Directive persons like to take charge and control situations. They like to take responsibility for projects that require planning, decision making and co-ordinating the work of others. They are able to give direction and instructions easily. They enjoy organizing their own activities. They see themselves as independent and self-directing.

Objective O

Objective persons enjoy working with tools, equipment, instruments and machinery. They like to repair and/or fabricate things from various materials according to specifications and using established techniques. Objective persons are interested in finding out how things operate and how they are built.

Methodical M

Methodical persons like to have clear rules and organized methods to guide their activities. They prefer working under the direction or supervision of others according to given instructions, or to be guided by established policies and procedures. Methodical persons like to work on one thing until it is completed. They enjoy following a set routine and prefer work that is free from the unexpected.

Data, people, and things Help

Data

0
Synthesizing
1
Co-ordinating
2
Analyzing
3
Compiling
4
Computing
5
Copying
6
Comparing
7
N/A
8
Not Significant

People

0
Mentoring
1
Negotiating
2
Instructing - Consulting
3
Supervising
4
Diverting
5
Persuading
6
Speaking - Signaling
7
Serving - Assisting
8
Not significant

Things

0
Setting up
1
Precision working
2
Controlling
3
Driving - Operating
4
Operating - Manipulating
5
Tending
6
Feeding - Offbearing
7
Handling
8
Not significant
Data Co-ordinating 1

Determining time, place and sequence of operations or actions to be taken based on analysis of data; executing determinations and/or reporting events.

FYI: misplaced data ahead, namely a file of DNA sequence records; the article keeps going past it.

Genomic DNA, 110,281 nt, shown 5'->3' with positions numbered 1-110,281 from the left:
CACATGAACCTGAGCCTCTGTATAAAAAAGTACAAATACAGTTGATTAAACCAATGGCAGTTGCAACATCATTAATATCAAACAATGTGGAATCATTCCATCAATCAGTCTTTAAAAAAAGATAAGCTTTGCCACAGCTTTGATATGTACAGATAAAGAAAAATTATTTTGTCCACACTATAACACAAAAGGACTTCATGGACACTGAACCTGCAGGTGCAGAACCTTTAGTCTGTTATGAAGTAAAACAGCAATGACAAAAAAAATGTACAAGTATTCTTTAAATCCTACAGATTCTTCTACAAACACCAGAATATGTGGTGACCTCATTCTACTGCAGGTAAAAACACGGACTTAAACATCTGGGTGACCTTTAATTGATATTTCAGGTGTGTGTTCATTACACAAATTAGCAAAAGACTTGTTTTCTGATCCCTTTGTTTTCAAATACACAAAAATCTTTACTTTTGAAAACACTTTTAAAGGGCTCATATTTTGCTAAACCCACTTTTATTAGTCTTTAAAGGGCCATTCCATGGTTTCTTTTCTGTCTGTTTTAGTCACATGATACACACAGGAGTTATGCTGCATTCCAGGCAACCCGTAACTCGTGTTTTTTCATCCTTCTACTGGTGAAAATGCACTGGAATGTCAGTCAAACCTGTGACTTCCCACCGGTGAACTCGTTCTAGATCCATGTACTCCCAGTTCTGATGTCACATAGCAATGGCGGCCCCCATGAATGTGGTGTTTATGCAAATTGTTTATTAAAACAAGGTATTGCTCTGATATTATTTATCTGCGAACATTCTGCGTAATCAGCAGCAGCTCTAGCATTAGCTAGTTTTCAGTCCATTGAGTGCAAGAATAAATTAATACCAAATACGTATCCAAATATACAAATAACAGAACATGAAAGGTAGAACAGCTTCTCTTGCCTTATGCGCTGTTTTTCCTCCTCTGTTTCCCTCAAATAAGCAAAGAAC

People Supervising 3

Determining or interpreting work procedures for a group or team of workers, assigning specific duties to them, maintaining harmonious relations and promoting efficiency.

Things Not significant 8

Not significant

Physical activities Help

V - Vision

1
Close visual acuity
2
Near vision
3
Near and far vision
4
Total visual field

H - Hearing

1
Limited
2
Verbal interaction
3
Other sound discrimination

L - Limb co-ordination

0
Not relevant
1
Upper limb co-ordination
2
Multiple limb co-ordination

C - Colour discrimination

0
Not relevant
1
Relevant

B - Body position

1
Sitting
2
Standing and/or walking
3
Sitting, standing, walking
4
Other body positions

S - Strength

1
Limited
2
Light
3
Medium
4
Heavy
Vision Vision V-3

The use of sight in the work performed. The levels are organized in terms of the visual field involved in the performance of the work.

3 - Near and far vision

Some work activities involve the monitoring of processes, objects or situations in the work environment that are far from the worker. Other work activities involve Near vision (2).

Examples:

  • installing shingles/tiles on roofs
  • conducting surveys to establish legal property boundaries
  • developing trading strategies by monitoring market conditions from the exchange floor
Colour discrimination Colour discrimination C-1

The use of colour descrimination to identify, distinguish and match colours and different shades of the same colours.

1 - Relevant

Colour discrimination is relevant in the performance of the work.

Examples:

  • observing signals while operating vehicles
  • installing, testing and repairing electrical wiring
  • restoring and conserving museum and art gallery artifacts
  • designing, constructing and repairing dentures
Hearing Hearing H-2

The use of hearing in the work performed. The levels are organized in terms of the type of auditory discrimination involved in the performance of the work.

2 - Verbal interaction

Work activities involve communication with colleagues, clients and/or the public on a regular basis.

Examples:

  • operating directory listing systems to provide directory assistance to customers
  • resolving work problems and recommending measures to improve productivity
  • consulting with families of the deceased regarding funeral services
  • analyzing and providing advice on managerial methods and organization of establishments
Body position Body position B-3

Primary type of posture or body movement involved in performing the work. These postures or body movements range from simple to complex and from sedentary to mobile.